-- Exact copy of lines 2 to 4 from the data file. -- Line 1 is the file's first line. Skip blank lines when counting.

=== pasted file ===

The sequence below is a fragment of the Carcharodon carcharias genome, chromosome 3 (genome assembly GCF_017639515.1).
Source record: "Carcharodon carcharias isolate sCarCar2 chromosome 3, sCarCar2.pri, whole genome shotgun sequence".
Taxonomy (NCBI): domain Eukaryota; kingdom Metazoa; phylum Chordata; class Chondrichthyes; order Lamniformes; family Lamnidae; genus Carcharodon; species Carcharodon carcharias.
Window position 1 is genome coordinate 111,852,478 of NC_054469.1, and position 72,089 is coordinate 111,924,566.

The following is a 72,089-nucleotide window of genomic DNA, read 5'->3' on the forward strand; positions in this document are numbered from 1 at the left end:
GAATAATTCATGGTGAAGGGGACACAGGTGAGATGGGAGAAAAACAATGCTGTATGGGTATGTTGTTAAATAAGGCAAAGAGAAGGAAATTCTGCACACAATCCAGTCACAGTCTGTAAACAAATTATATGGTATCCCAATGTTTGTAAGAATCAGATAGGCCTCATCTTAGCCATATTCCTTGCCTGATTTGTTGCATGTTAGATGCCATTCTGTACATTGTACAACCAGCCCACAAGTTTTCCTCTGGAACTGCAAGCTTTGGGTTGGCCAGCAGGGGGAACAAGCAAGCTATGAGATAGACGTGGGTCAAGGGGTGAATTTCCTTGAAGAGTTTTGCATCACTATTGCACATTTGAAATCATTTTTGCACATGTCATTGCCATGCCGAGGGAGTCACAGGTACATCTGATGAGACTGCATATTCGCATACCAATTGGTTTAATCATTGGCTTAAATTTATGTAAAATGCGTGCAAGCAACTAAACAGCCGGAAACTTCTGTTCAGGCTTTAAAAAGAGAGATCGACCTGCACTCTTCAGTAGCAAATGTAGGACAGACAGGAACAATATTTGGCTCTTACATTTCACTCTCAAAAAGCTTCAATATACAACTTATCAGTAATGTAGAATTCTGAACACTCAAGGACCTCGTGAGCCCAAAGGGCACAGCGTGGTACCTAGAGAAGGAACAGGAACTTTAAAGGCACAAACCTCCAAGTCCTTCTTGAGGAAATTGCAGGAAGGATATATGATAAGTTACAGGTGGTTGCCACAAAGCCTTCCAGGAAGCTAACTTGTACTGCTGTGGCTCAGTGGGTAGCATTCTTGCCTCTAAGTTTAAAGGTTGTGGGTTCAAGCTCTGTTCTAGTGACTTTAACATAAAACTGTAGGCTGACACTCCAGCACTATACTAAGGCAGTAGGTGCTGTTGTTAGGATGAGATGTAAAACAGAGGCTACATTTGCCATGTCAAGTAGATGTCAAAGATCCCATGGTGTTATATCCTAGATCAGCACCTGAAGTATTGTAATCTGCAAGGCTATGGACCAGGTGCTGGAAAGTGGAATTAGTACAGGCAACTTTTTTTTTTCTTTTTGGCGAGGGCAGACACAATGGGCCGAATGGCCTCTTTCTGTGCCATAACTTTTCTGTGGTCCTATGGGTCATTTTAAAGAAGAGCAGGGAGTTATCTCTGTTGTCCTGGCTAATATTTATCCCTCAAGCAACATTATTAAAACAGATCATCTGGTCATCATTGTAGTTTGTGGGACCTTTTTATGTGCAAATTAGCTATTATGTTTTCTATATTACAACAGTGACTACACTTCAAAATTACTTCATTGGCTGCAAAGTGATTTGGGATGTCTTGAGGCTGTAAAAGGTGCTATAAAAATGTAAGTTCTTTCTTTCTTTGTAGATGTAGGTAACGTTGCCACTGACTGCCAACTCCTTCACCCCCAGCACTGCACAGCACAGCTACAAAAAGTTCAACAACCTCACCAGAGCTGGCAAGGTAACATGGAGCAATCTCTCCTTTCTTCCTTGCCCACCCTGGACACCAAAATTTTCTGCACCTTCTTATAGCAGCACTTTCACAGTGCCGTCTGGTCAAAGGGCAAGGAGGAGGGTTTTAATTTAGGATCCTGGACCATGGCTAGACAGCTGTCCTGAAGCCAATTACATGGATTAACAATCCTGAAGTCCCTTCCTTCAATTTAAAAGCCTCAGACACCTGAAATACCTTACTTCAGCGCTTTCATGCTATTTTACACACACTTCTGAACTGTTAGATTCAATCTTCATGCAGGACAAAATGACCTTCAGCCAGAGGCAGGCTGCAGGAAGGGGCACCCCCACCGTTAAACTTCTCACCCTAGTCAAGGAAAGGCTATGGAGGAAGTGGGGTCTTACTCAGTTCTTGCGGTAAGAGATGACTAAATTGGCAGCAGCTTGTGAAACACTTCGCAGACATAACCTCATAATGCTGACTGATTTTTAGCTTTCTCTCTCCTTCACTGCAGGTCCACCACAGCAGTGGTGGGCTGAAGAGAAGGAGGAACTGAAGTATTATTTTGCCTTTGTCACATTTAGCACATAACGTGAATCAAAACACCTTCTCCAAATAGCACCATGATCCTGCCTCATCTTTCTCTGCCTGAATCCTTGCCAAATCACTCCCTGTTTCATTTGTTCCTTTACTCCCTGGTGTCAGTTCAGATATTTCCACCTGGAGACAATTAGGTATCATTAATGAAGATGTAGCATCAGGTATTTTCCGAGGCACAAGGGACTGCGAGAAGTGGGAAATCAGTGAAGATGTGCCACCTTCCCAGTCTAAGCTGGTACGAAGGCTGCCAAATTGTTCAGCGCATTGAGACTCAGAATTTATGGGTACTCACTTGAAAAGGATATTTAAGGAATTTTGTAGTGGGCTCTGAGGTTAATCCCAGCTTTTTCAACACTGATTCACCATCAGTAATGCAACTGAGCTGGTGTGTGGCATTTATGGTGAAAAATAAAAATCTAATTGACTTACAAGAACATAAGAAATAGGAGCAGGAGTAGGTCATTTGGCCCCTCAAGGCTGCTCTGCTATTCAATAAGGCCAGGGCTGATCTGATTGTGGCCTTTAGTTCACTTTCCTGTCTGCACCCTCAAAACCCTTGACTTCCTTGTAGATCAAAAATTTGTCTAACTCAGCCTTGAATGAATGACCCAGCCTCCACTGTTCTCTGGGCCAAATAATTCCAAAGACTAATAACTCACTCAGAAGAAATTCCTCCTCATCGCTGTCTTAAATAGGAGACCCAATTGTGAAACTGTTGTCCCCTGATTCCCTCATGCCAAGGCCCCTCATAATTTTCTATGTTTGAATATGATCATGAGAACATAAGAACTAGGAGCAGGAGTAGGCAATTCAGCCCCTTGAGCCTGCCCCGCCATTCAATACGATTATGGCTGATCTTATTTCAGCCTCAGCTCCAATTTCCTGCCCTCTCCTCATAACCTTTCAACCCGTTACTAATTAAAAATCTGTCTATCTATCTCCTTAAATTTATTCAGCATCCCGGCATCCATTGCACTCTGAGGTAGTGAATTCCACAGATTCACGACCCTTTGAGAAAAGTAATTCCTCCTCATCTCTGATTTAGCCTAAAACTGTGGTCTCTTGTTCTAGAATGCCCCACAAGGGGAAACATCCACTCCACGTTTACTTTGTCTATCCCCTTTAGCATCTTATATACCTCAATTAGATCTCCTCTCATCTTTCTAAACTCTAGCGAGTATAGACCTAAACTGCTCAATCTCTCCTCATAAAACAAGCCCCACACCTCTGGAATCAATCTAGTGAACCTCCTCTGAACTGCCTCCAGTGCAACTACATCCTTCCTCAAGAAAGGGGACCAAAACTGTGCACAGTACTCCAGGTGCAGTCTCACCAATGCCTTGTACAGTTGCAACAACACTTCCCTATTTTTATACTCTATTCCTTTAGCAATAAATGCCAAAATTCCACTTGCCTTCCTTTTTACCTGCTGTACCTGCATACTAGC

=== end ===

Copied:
Source record: "Carcharodon carcharias isolate sCarCar2 chromosome 3, sCarCar2.pri, whole genome shotgun sequence".
Taxonomy (NCBI): domain Eukaryota; kingdom Metazoa; phylum Chordata; class Chondrichthyes; order Lamniformes; family Lamnidae; genus Carcharodon; species Carcharodon carcharias.
Window position 1 is genome coordinate 111,852,478 of NC_054469.1, and position 72,089 is coordinate 111,924,566.